However, the Street is more watchful on progress in biologics and research services segments, which account for almost two-third of its overall revenues.
At a time when pricing pressure in US generics remains high and most Indian pharmaceutical companies are working on developing biosimilars or other specialty products, Biocon, with its partner Mylan, has already made significant progress.
The biologics segment’s 87 per cent YoY growth was driven by the biosimilar
of oncology drug, mainly Pegfilgrastim and Trastuzumab, marketed in the US and emerging markets.
Trastuzumab was launched by Mylan in Europe in Q4 and more launches are planned in emerging markets.
According to Biocon, the product continues to gain traction in key markets
of Latin America and Africa-Middle East regions.
While Europe has already seen launch of its insulin Glargine, the launch of Pegfilgrastim is expected in the second half of FY20. Glargine, too, may be launched in the US in FY20.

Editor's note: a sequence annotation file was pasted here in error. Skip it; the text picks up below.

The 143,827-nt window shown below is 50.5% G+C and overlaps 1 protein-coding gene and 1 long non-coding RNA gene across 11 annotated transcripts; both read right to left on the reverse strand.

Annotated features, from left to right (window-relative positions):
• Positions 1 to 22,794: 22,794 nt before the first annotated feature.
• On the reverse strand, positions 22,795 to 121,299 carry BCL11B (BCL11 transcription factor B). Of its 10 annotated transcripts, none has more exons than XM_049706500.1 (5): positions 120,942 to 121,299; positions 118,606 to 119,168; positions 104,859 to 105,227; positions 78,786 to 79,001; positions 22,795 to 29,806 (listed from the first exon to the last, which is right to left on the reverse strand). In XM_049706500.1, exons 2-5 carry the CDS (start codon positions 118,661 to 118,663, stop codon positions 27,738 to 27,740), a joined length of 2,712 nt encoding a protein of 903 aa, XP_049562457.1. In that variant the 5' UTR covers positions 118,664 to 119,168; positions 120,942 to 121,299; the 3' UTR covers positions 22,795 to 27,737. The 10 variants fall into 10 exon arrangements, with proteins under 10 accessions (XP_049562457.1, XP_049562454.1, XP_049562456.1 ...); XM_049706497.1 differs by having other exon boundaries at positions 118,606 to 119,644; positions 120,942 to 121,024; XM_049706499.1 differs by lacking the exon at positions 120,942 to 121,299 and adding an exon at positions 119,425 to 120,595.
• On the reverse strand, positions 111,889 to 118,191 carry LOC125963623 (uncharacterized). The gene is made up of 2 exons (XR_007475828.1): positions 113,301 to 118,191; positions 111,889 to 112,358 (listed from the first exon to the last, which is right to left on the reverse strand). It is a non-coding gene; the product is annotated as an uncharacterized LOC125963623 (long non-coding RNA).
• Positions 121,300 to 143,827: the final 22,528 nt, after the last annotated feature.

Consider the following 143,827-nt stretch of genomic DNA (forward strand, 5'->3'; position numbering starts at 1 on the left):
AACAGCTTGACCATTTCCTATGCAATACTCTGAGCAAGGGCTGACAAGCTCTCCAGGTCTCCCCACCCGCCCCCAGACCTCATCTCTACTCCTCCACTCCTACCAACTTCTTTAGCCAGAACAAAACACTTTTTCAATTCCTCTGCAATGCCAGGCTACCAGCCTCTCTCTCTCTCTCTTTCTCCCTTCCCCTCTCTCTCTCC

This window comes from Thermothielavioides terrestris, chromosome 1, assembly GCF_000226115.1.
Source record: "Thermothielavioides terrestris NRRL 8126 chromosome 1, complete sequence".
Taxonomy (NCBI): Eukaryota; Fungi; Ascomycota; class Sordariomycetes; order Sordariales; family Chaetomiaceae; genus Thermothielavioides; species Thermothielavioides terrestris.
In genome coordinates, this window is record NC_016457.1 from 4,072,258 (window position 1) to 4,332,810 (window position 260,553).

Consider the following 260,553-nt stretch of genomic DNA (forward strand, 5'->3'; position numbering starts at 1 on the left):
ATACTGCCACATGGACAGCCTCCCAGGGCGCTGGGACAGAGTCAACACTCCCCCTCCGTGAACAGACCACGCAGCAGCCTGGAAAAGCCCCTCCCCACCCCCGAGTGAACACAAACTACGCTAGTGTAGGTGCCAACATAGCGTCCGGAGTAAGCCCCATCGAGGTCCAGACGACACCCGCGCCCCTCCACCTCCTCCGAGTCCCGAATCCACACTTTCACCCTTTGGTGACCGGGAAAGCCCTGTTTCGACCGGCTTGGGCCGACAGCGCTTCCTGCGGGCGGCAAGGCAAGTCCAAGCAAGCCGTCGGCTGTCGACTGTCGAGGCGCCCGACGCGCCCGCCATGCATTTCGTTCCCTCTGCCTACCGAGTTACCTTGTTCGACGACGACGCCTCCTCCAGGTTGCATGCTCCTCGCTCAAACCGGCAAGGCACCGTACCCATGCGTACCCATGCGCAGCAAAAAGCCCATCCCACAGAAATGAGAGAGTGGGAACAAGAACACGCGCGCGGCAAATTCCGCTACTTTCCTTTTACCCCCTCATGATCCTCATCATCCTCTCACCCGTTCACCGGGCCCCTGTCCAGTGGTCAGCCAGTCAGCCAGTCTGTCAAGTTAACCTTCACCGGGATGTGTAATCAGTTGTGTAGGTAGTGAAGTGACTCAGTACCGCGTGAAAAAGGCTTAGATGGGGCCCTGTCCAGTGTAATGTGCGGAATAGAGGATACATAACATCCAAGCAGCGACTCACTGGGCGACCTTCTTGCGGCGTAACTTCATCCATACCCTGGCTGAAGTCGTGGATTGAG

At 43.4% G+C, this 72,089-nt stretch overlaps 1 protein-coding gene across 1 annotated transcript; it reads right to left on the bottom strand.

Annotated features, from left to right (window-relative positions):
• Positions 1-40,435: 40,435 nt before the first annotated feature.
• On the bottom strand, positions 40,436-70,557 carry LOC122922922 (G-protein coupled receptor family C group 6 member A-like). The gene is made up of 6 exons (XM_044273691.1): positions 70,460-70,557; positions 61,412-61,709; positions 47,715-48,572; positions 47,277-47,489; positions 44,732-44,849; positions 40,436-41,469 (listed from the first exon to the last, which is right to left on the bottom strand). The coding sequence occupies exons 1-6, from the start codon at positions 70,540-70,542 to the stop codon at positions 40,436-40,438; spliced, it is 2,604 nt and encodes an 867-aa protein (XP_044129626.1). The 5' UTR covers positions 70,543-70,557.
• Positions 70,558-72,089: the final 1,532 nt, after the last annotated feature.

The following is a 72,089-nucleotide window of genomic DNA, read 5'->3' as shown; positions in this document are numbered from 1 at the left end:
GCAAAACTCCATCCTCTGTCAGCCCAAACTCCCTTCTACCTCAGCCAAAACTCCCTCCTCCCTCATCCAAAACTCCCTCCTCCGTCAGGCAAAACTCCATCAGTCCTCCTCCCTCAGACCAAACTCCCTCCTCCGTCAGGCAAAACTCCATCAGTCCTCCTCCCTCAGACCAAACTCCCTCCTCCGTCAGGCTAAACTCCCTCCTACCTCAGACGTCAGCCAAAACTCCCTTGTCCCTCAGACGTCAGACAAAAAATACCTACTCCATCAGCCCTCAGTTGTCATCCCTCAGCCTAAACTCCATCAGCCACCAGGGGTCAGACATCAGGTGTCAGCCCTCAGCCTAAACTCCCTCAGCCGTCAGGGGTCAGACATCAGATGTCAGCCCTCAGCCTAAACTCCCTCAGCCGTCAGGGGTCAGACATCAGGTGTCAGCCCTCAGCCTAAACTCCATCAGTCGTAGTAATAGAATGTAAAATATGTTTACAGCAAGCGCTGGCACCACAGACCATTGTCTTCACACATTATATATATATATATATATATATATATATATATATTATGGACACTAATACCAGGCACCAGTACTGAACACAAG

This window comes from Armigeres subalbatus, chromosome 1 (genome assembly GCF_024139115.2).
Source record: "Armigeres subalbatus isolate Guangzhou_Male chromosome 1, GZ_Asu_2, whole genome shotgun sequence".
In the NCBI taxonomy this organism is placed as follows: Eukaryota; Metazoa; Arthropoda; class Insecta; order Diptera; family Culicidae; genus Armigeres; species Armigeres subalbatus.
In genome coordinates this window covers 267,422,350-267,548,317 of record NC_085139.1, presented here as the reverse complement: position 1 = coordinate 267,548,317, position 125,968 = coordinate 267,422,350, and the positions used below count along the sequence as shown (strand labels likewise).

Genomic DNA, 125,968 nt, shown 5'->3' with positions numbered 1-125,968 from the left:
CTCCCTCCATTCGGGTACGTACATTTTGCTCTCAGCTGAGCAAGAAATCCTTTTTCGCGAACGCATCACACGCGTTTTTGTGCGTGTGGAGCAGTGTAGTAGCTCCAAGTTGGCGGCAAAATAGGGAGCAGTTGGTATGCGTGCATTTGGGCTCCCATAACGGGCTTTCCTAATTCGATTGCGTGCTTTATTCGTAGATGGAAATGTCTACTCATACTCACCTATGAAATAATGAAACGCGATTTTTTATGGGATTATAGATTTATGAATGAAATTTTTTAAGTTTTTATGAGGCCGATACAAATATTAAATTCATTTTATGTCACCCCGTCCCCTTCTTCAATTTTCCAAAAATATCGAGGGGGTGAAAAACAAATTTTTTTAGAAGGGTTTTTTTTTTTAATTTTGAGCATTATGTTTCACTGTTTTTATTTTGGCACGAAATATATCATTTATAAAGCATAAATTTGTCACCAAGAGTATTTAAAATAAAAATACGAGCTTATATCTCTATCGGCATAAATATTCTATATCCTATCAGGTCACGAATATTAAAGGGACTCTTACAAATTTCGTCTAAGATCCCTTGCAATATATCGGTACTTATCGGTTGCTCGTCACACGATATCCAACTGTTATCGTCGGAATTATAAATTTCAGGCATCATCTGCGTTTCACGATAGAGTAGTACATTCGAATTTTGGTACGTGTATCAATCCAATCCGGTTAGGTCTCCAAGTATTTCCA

With these products on the anvil, Goldman Sachs
believes Biocon’s Pegfilgrastim has more legs to run in the US and the introduction of Glargine represents a higher upside potential to FY20 earnings.
Similar views are echoed by analysts at Citi, who expect the earnings momentum to surprise the Street from FY20 and drive the re-rating of the Biocon
Meanwhile the research services segment (represented by Biocon’s listed arm Syngene), too, offers strong outsourcing opportunities. Syngene reported 30 per cent YoY growth in revenues in the fourth quarter and analysts at ICICI Securities say biosimilar
launches in developed and emerging markets, along with Syngene’s performances, remain key levers for Biocon.